abba's way

This aplomb continues to serve me well

Dear Reader:

This is me. The one the author of the prior Panflick History  books calls his hero. The one the author says is a theologian of potential repute, a psychologist to move the world past its pharma-daze and so forth. It will not be deemed a sin, I assume, for the subject of such distorted surmises to finally take a hand in things. Your author to this point is no longer employed in this effort. His labor of love has fallen into my hands. I shall explain his demise in time.  Henceforth, I. Adam Panfick, shall recount the history of the decades between the 1970s and now. I shall be the autobiographer as it were. The subject as well. And the interpreter. The object too. In other words, Here I am.

Yes, I can see the Music Inn from here, the sloping grass, the stage below, no more removed than the tapes of my memory. There is that nasty moment when I introduced John Prine with such fulsome praise that he swept by me on his way to the stage with a glance of such malevolence that I placed him in a pantheon (with Danny Kaye) where disappointment dwells. I can hear David Bromberg calling me from behind the stage on his way to becoming a friendly acquaintance, intelligent and in love with what I was doing at the time, which was filling our home in Stockbridge with the stringed instruments David and I would soon be trading. You will not get the previous analysis of my trajectory in the world, all the way back to my odd ancestry. But I will tell you about the song that made me cry when Mildred finally died on her 102nd birthday. And I will tell you about the celebratory wrecking of my marriage to Ganya as honestly as I can. And I will narrate events that might place me in some competition with fabled denizens of the American road such as Mr. Kerouac, Mr. Pirsig and Mr. Least Heat Moon. The scenes from the Music Inn seem far removed from these latter-day Bowery digs.  But, as I say, they are on tape.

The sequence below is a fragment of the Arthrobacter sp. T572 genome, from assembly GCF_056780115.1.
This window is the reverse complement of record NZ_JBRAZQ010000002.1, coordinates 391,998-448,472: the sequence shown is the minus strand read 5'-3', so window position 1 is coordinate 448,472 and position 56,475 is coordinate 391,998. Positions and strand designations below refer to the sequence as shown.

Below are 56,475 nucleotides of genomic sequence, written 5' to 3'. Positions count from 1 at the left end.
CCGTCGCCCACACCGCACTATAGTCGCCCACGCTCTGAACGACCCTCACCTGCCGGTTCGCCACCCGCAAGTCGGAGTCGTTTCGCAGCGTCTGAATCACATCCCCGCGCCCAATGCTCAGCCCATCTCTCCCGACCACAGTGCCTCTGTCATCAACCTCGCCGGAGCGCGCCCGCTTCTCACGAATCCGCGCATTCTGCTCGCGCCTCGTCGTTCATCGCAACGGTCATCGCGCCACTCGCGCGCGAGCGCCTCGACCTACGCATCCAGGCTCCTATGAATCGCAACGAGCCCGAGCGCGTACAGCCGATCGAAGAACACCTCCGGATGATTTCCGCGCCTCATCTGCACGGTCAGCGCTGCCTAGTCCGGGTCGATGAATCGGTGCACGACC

It snowed again yesterday. It is all I can do to pace the halls of this tawdry residence, seeking to eke out the exercise demanded by my doctor. My only sex is self-administered, fueled by films I get from Netflix. Days go by with no sight of a soul. That I should be cheerful through it all is a testimony to my capacity for bemusement. This aplomb continues to serve me well as I approach my eighth decade.


Book Nine of The Panflick History is in progress. The previous eight books can be found with other scribblings here >

abba's way, pattern language, politics, theology, twitter

Continuity is central in Triadic Philosophy.

50.  Continuity is central in Triadic Philosophy.

51.   We move in one direction.

51a. We never stand still.

51b. Continuity is synonymous with life itself.

51c. We owe our understanding of continuity to Charles Sanders Peirce.

52.  Continuity and chronology are related.

52a. Time may contract and bend under some circumstances.

52b.  Continuity prevails. We move forward.